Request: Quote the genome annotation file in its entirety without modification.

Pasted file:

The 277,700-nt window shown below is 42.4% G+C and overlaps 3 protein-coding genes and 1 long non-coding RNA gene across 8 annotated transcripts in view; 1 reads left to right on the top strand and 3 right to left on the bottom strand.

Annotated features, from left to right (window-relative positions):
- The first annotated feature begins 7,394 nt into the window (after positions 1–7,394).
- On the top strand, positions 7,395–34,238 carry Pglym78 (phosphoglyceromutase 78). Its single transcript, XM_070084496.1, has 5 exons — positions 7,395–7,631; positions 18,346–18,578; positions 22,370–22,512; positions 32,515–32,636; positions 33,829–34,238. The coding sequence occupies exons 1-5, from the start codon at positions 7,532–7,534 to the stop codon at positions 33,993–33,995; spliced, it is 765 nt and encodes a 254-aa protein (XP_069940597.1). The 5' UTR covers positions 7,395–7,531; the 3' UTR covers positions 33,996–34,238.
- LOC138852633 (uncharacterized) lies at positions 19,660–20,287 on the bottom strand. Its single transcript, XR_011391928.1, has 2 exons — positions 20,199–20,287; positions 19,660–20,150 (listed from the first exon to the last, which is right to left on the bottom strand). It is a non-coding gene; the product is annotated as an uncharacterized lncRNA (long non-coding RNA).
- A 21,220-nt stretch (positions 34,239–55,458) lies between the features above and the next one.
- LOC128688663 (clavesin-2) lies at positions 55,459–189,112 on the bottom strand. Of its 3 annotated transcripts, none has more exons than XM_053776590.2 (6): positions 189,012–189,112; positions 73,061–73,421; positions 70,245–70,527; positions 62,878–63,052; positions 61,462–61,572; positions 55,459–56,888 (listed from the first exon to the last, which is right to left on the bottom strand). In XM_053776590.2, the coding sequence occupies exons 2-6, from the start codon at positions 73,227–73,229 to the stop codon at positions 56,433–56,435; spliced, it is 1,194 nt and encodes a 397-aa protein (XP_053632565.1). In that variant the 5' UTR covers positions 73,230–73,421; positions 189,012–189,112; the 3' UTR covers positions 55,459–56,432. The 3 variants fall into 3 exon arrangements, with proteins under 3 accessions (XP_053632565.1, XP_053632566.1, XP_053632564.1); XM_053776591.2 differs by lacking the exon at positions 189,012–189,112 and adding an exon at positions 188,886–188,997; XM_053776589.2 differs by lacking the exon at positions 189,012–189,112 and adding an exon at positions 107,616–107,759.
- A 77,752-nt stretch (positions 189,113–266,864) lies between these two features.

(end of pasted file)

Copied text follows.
The 277,700-nt window shown below is 42.4% G+C and overlaps 3 protein-coding genes and 1 long non-coding RNA gene across 8 annotated transcripts in view; 1 reads left to right on the top strand and 3 right to left on the bottom strand.

Annotated features, from left to right (window-relative positions):
- The first annotated feature begins 7,394 nt into the window (after positions 1–7,394).
- On the top strand, positions 7,395–34,238 carry Pglym78 (phosphoglyceromutase 78). Its single transcript, XM_070084496.1, has 5 exons — positions 7,395–7,631; positions 18,346–18,578; positions 22,370–22,512; positions 32,515–32,636; positions 33,829–34,238. The coding sequence occupies exons 1-5, from the start codon at positions 7,532–7,534 to the stop codon at positions 33,993–33,995; spliced, it is 765 nt and encodes a 254-aa protein (XP_069940597.1). The 5' UTR covers positions 7,395–7,531; the 3' UTR covers positions 33,996–34,238.
- LOC138852633 (uncharacterized) lies at positions 19,660–20,287 on the bottom strand. Its single transcript, XR_011391928.1, has 2 exons — positions 20,199–20,287; positions 19,660–20,150 (listed from the first exon to the last, which is right to left on the bottom strand). It is a non-coding gene; the product is annotated as an uncharacterized lncRNA (long non-coding RNA).
- A 21,220-nt stretch (positions 34,239–55,458) lies between the features above and the next one.
- LOC128688663 (clavesin-2) lies at positions 55,459–189,112 on the bottom strand. Of its 3 annotated transcripts, none has more exons than XM_053776590.2 (6): positions 189,012–189,112; positions 73,061–73,421; positions 70,245–70,527; positions 62,878–63,052; positions 61,462–61,572; positions 55,459–56,888 (listed from the first exon to the last, which is right to left on the bottom strand). In XM_053776590.2, the coding sequence occupies exons 2-6, from the start codon at positions 73,227–73,229 to the stop codon at positions 56,433–56,435; spliced, it is 1,194 nt and encodes a 397-aa protein (XP_053632565.1). In that variant the 5' UTR covers positions 73,230–73,421; positions 189,012–189,112; the 3' UTR covers positions 55,459–56,432. The 3 variants fall into 3 exon arrangements, with proteins under 3 accessions (XP_053632565.1, XP_053632566.1, XP_053632564.1); XM_053776591.2 differs by lacking the exon at positions 189,012–189,112 and adding an exon at positions 188,886–188,997; XM_053776589.2 differs by lacking the exon at positions 189,012–189,112 and adding an exon at positions 107,616–107,759.
- A 77,752-nt stretch (positions 189,113–266,864) lies between these two features.